Sensory Spelling and Modeling Beeswax

We’ve really been jumping all over the place here.  I don’t know about you.

Even though I had the curriculum all ironed out, I just never know what will happen as I start a new school year.

Isaiah is a person. And as a person his likes and dislikes change. What works for him changes. And to be honest, I don’t do well with change.

And so I went back to what I know works, and we started a Waldorf spelling block. I’m adding it in twice a week. We have never done “spelling” per se so I am starting from the beginning with the first 100 of the High Utility 500 words.

And since this is Waldorf,

waldorf spelling

 

The beauty of Waldorf is they did Sensory work, before Sensory was cool.

We pulled out the box of modeling beeswax.

I have to say I really missed the modeling beeswax, and I didn’t realize how much until we started using it.

You can’t get anymore sensory integrated than having to wait patiently as the beeswax warms in your hands, as it warms you begin to smell that light comforting smell that is uniquely beeswax. Slowly you begin rolling it in your hands, it warms more and becomes more and more malleable until it’s ready to use.

The whole process is so integrated with the senses that it has a very calming effect. The key is getting your child there.

Isaiah is impatient. And at first refused to take the time to grab a lump and let it warm up.

So I grabbed a lump and worked on it as I walked around the room.

When I came back I found him working carefully on his own beeswax project. Even he couldn’t resist that feeling. It also speaks to just doing it, and waiting for your child to follow. Don’t press, just do.

 

Working in beeswax is completely unique and inviting. It responds so well to your directions. Even the artistically challenged can make something look like what they (I) want.

spelling modeling beeswax waldorf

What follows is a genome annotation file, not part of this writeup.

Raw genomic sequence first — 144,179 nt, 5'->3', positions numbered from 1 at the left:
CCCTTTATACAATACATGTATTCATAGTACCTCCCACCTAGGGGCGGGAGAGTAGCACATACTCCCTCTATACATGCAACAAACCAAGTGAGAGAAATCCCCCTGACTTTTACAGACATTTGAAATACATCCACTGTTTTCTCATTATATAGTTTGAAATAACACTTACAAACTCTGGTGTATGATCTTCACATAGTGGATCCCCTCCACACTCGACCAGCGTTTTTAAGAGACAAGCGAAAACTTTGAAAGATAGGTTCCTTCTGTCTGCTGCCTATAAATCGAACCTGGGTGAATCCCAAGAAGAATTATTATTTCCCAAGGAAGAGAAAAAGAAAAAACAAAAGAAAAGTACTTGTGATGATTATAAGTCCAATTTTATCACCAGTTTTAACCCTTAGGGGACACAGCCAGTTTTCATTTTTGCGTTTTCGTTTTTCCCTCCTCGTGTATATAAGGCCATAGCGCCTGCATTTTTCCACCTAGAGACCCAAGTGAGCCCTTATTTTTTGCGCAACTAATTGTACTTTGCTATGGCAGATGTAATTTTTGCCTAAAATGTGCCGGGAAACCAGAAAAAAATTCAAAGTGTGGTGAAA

The road became clear to me when yesterday I asked him to spell “the” as we were driving home from his allergy shots.

His response? “We don’t do spelling mom.” and then after some negotiating “th”.

I found this odd, I know he can read that word just fine. But clearly the idea of spelling was foreign to him. You have to start somewhere, right? Immediately I realized Waldorf’s method of learning to spell was going to be the right answer for us.

So today, I handed him my warmed up red and asked him to spell “of.”spelling with modeling beeswax

At first he resisted, but then he formed the letters carefully and put them in front of me.

We continued through the first 9 words of the first 100. And amazingly, even though he couldn’t spell them as we drove down the street, he had no problem modeling them out of beeswax.

Score 1 for Waldorf, or more like 100!

Of course I am nothing if not a crazy, whatever method works for you, homeschooling mom. And so this happened too.

spelling modeling beeswax unschooling

 

Here are some tips for Waldorf – Sensory Spelling.

Modeling Beeswax, slowly warm and then form the words.

Write the words in whatever handwriting your child enjoys using colored pencils or beeswax crayons, and then walk to the other side of the room and write it again, either the same way or a different way.

Then on his way back to you, have him walk the letters of the word he’s spelling.

Make it fun, encourage him, do it with him if he’s being resistant.

I know everything there is to know about a child who won’t do it “because.” He doesn’t need a reason to say no, me asking is usually enough. So be gentle, do it yourself at first if you need to.

I am very confident this will work for your reluctant speller!

working with modeling beeswax

 

Please feel free to ask any questions or share your ideas for sensory spelling!

signature.homeschool

 

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Third Grade Curriculum – September

homeschool home school curriculum

I will try to get next month up before we start, we started the last week of August. Here is an overview of what I hope to accomplish in the month of September.

Click here for an example of our schedule in google docs, please feel free to use it and then fill in the blanks.

Our school day tends to be about 4 hours long, when teaching one or two children there is no need to spend excessive time on a subject. For us this includes lunch, a snack and playtime!